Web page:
Nonfiction > Thomas Paine > The Writings of Thomas Paine
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Thomas Paine (1737–1809).  The Writings of Thomas Paine.  1906.
 
II.
The American Philosophical Society
 
        An Act for incorporating the American Philosophical Society, held at Philadelphia for promoting useful knowledge. 1


  WHEREAS the cultivation of useful knowledge, and the advancement of the liberal Arts and Sciences in any country, have the most direct tendency towards the improvement of agriculture, the enlargement of trade, the ease and comfort of life, the ornament of society, and the ease and happiness of mankind. And whereas this country of North America, which the goodness of Providence hath given us to inherit, from the vastness of its extent, the variety of its climate, the fertility of its soil, the yet unexplored treasures of its bowels, the multitude of its rivers, lakes, bays, inlets, and other conveniences of navigation, offers to these United States one of the richest subjects of cultivation, ever presented to any people upon earth. And whereas the experience of ages shows that improvements of a public nature are best carried on by societies of liberal and ingenious men, uniting their labours without regard to nation, sect, or party, in one grand pursuit, alike interesting to all, whereby mutual prejudices are worn off, a humane and philosophical Spirit is cherished, and youth are stimulated to a laudable diligence and emulation in the pursuit of Wisdom: And whereas, upon these Principles, divers public-spirited gentlemen of Pennsylvania and other American States did heretofore Unite Themselves, under certain regulations into one voluntary Society, by the name of “The American Philosophical Society, held at Philadelphia for promoting useful knowledge,” and by their successful labours and investigations, to the great credit of America, have extended their reputation so far, that men of the first eminence in the republic of letters in the most civilized nations of Europe have done honour to their publications, and desired to be enrolled among their Members: And whereas the said Society, after having been long interrupted in their laudable pursuits by the calamities of war, and the distresses of our country, have found means to revive their design, in hopes of being able to prosecute the same with their former success, and of being further encouraged therein by the public, for which purpose they have prayed us, “the Representatives of the Freemen of the Commonwealth of Pennsylvania, that they may be created One Body Politic and Corporate for ever, with such powers, and privileges, and immunities as may be necessary for answering the valuable purposes which the said Society had originally in view.”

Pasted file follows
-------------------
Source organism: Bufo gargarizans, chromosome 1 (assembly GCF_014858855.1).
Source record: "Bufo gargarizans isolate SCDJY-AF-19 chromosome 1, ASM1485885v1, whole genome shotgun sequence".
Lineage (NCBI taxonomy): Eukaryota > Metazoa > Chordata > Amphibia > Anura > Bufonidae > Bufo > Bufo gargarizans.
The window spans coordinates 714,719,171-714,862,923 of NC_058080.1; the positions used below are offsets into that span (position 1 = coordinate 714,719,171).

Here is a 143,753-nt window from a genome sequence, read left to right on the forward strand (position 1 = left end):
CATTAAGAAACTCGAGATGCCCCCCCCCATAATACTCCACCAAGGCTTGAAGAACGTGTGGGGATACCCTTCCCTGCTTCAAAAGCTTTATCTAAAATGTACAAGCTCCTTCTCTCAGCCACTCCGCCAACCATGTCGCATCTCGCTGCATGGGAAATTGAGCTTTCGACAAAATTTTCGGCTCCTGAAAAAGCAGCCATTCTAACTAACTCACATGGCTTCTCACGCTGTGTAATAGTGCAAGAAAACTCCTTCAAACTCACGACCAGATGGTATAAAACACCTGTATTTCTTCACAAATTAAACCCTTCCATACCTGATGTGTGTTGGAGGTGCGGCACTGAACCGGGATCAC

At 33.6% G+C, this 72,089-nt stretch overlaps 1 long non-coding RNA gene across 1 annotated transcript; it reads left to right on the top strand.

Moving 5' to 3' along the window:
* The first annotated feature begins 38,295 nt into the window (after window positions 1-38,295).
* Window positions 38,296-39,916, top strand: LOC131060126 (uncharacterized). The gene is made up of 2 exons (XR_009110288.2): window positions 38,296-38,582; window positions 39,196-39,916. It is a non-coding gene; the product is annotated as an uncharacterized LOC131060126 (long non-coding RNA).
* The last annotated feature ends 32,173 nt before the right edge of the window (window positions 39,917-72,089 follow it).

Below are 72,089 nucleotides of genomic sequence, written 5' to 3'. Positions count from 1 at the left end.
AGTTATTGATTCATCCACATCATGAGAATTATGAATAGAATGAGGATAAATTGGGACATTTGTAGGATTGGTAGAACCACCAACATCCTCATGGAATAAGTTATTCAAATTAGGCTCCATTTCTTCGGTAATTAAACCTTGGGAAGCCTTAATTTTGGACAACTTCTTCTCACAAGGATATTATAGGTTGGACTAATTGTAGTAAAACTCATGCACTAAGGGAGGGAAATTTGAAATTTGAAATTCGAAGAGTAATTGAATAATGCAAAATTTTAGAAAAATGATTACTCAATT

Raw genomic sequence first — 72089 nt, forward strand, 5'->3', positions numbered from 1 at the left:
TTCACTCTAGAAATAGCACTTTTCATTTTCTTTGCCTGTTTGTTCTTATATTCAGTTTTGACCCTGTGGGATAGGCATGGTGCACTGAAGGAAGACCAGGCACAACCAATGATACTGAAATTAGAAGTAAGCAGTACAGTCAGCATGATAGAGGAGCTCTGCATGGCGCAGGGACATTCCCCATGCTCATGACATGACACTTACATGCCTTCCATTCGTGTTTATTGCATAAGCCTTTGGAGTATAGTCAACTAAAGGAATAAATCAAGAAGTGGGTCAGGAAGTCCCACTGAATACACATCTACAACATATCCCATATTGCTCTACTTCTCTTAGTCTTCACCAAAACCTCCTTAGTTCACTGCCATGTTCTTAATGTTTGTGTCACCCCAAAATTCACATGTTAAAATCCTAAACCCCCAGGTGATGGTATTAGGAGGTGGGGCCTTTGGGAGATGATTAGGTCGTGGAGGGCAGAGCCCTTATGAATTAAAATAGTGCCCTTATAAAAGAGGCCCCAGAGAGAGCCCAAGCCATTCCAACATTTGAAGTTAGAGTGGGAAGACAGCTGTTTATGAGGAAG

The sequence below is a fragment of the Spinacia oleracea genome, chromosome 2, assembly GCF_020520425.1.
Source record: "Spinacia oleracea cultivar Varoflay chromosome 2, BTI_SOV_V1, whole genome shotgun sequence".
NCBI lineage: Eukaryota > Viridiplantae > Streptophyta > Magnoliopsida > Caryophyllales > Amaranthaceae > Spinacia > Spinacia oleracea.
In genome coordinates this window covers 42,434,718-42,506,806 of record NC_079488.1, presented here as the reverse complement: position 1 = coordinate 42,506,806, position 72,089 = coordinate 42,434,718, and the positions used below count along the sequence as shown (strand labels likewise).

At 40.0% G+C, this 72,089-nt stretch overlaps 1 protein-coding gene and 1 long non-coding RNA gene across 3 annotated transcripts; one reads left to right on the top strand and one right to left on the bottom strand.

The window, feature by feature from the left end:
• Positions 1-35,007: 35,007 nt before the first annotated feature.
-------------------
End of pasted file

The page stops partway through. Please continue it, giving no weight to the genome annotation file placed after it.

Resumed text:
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  Wherefore, in order to encourage the said Society in the prosecution and advancement of all useful branches of knowledge, for the benefit of their Country and Mankind, Be it enacted, and it is hereby enacted by the Representatives of the Freemen of the Commonwealth of Pennsylvania, in General Assembly met, and by the authority of the same, That the members of the said Philosophical Society, heretofore voluntarily associated for promoting useful knowledge, and such other persons as have been duly elected Members and Officers of the same, agreeably to the fundamental laws and regulations of the said Society, comprised in twelve sections, prefixed to their first Volume of Transactions, published in Philadelphia, and such other laws and regulations as shall hereafter be duly made and enacted by the Society, according to the tenor hereof, be and for ever hereafter shall be, One Body Corporate and Politic in Deed, by the name and style of “The American Philosophical Society held at Philadelphia, for promoting useful knowledge.”  2
  And whereas—Nations truly civilized (however unhappily at variance on other accounts) will never wage war with the Arts and Sciences, and the Common Interests of Humanity; Be it further enacted by the authority aforesaid, That it shall and may be lawful for the said Society, by their proper officers, at all times, whether in peace or war, to correspond with learned societies, as well as individual learned men, of any nation or country; upon matters merely belonging to the business of the said Societies, such as the mutual communication of their discoveries and proceedings in philosophy and science; the procuring Books, Apparatus, Natural Curiosities, and such other articles and intelligence as are usually exchanged between learned bodies, for furthering their common pursuits: Provided always, That such correspondence of the said Society be at all times open to the inspection of the supreme Executive Council of this Commonwealth, etc.  3
 
Note 1. The second reading of this Bill, Monday, February 14, 1780, is entered by Thomas Paine, as Clerk of the General Assembly, and was subsequently published as his by his London friends as a “Broadside.” A copy is in the British Museum.—Editor. [back]
 
 
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